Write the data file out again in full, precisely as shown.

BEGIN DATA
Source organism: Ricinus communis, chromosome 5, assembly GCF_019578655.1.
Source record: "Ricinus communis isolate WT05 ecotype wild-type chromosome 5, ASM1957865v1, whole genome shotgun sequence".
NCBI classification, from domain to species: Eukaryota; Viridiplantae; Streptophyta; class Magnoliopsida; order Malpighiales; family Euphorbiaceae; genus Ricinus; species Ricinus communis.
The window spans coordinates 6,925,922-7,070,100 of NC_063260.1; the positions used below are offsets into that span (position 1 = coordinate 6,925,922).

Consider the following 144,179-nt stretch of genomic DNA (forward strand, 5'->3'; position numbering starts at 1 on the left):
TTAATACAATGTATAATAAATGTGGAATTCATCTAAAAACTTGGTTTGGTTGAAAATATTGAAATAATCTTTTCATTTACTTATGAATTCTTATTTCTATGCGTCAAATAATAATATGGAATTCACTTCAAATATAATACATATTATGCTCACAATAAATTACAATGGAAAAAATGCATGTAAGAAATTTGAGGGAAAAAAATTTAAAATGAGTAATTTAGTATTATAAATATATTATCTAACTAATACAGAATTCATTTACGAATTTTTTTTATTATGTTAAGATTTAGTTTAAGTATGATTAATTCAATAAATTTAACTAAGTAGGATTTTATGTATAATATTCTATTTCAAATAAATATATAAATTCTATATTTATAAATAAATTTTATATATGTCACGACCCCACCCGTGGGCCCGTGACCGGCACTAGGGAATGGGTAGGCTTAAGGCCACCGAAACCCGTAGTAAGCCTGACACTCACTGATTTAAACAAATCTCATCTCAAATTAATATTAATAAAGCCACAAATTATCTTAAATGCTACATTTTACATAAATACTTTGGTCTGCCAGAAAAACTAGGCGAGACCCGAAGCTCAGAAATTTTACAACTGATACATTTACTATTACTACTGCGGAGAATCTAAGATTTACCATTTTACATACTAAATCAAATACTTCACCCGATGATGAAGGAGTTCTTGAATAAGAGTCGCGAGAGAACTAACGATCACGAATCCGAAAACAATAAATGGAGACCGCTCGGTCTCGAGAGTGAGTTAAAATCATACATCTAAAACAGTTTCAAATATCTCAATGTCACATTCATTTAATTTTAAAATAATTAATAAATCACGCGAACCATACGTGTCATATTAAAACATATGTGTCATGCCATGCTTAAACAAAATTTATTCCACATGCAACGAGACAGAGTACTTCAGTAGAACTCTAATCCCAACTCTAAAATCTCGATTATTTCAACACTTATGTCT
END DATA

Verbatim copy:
Source organism: Ricinus communis, chromosome 5, assembly GCF_019578655.1.
Source record: "Ricinus communis isolate WT05 ecotype wild-type chromosome 5, ASM1957865v1, whole genome shotgun sequence".
NCBI classification, from domain to species: Eukaryota; Viridiplantae; Streptophyta; class Magnoliopsida; order Malpighiales; family Euphorbiaceae; genus Ricinus; species Ricinus communis.
The window spans coordinates 6,925,922-7,070,100 of NC_063260.1; the positions used below are offsets into that span (position 1 = coordinate 6,925,922).

Consider the following 144,179-nt stretch of genomic DNA (forward strand, 5'->3'; position numbering starts at 1 on the left):
TTAATACAATGTATAATAAATGTGGAATTCATCTAAAAACTTGGTTTGGTTGAAAATATTGAAATAATCTTTTCATTTACTTATGAATTCTTATTTCTATGCGTCAAATAATAATATGGAATTCACTTCAAATATAATACATATTATGCTCACAATAAATTACAATGGAAAAAATGCATGTAAGAAATTTGAGGGAAAAAAATTTAAAATGAGTAATTTAGTATTATAAATATATTATCTAACTAATACAGAATTCATTTACGAATTTTTTTTATTATGTTAAGATTTAGTTTAAGTATGATTAATTCAATAAATTTAACTAAGTAGGATTTTATGTATAATATTCTATTTCAAATAAATATATAAATTCTATATTTATAAATAAATTTTATATATGTCACGACCCCACCCGTGGGCCCGTGACCGGCACTAGGGAATGGGTAGGCTTAAGGCCACCGAAACCCGTAGTAAGCCTGACACTCACTGATTTAAACAAATCTCATCTCAAATTAATATTAATAAAGCCACAAATTATCTTAAATGCTACATTTTACATAAATACTTTGGTCTGCCAGAAAAACTAGGCGAGACCCGAAGCTCAGAAATTTTACAACTGATACATTTACTATTACTACTGCGGAGAATCTAAGATTTACCATTTTACATACTAAATCAAATACTTCACCCGATGATGAAGGAGTTCTTGAATAAGAGTCGCGAGAGAACTAACGATCACGAATCCGAAAACAATAAATGGAGACCGCTCGGTCTCGAGAGTGAGTTAAAATCATACATCTAAAACAGTTTCAAATATCTCAATGTCACATTCATTTAATTTTAAAATAATTAATAAATCACGCGAACCATACGTGTCATATTAAAACATATGTGTCATGCCATGCTTAAACAAAATTTATTCCACATGCAACGAGACAGAGTACTTCAGTAGAACTCTAATCCCAACTCTAAAATCTCGATTATTTCAACACTTATGTCT